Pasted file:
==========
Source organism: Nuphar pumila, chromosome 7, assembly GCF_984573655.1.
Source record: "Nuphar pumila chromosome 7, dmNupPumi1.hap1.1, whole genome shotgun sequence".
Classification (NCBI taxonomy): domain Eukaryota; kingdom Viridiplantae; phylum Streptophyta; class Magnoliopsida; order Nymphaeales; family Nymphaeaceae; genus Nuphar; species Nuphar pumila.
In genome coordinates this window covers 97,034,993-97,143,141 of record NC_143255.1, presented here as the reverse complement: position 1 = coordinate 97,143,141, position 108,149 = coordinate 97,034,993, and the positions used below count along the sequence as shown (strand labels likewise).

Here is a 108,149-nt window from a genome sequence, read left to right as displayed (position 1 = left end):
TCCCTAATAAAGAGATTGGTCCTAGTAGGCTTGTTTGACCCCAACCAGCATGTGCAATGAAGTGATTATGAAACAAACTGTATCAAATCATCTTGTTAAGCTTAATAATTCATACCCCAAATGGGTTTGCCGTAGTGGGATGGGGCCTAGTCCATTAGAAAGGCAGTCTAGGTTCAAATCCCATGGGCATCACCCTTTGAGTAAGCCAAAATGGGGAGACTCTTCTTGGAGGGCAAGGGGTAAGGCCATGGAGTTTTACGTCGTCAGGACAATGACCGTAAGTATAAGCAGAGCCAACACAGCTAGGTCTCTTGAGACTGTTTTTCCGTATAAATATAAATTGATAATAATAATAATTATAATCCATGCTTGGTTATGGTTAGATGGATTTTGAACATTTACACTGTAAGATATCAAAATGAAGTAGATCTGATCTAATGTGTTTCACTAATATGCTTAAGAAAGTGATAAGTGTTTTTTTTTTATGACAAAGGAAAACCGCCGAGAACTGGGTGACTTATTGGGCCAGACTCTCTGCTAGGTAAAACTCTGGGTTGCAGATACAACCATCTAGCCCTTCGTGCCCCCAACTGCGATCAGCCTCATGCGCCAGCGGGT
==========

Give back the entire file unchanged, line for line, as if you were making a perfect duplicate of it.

Source organism: Nuphar pumila, chromosome 7, assembly GCF_984573655.1.
Source record: "Nuphar pumila chromosome 7, dmNupPumi1.hap1.1, whole genome shotgun sequence".
Classification (NCBI taxonomy): domain Eukaryota; kingdom Viridiplantae; phylum Streptophyta; class Magnoliopsida; order Nymphaeales; family Nymphaeaceae; genus Nuphar; species Nuphar pumila.
In genome coordinates this window covers 97,034,993-97,143,141 of record NC_143255.1, presented here as the reverse complement: position 1 = coordinate 97,143,141, position 108,149 = coordinate 97,034,993, and the positions used below count along the sequence as shown (strand labels likewise).

Here is a 108,149-nt window from a genome sequence, read left to right as displayed (position 1 = left end):
TCCCTAATAAAGAGATTGGTCCTAGTAGGCTTGTTTGACCCCAACCAGCATGTGCAATGAAGTGATTATGAAACAAACTGTATCAAATCATCTTGTTAAGCTTAATAATTCATACCCCAAATGGGTTTGCCGTAGTGGGATGGGGCCTAGTCCATTAGAAAGGCAGTCTAGGTTCAAATCCCATGGGCATCACCCTTTGAGTAAGCCAAAATGGGGAGACTCTTCTTGGAGGGCAAGGGGTAAGGCCATGGAGTTTTACGTCGTCAGGACAATGACCGTAAGTATAAGCAGAGCCAACACAGCTAGGTCTCTTGAGACTGTTTTTCCGTATAAATATAAATTGATAATAATAATAATTATAATCCATGCTTGGTTATGGTTAGATGGATTTTGAACATTTACACTGTAAGATATCAAAATGAAGTAGATCTGATCTAATGTGTTTCACTAATATGCTTAAGAAAGTGATAAGTGTTTTTTTTTTATGACAAAGGAAAACCGCCGAGAACTGGGTGACTTATTGGGCCAGACTCTCTGCTAGGTAAAACTCTGGGTTGCAGATACAACCATCTAGCCCTTCGTGCCCCCAACTGCGATCAGCCTCATGCGCCAGCGGGT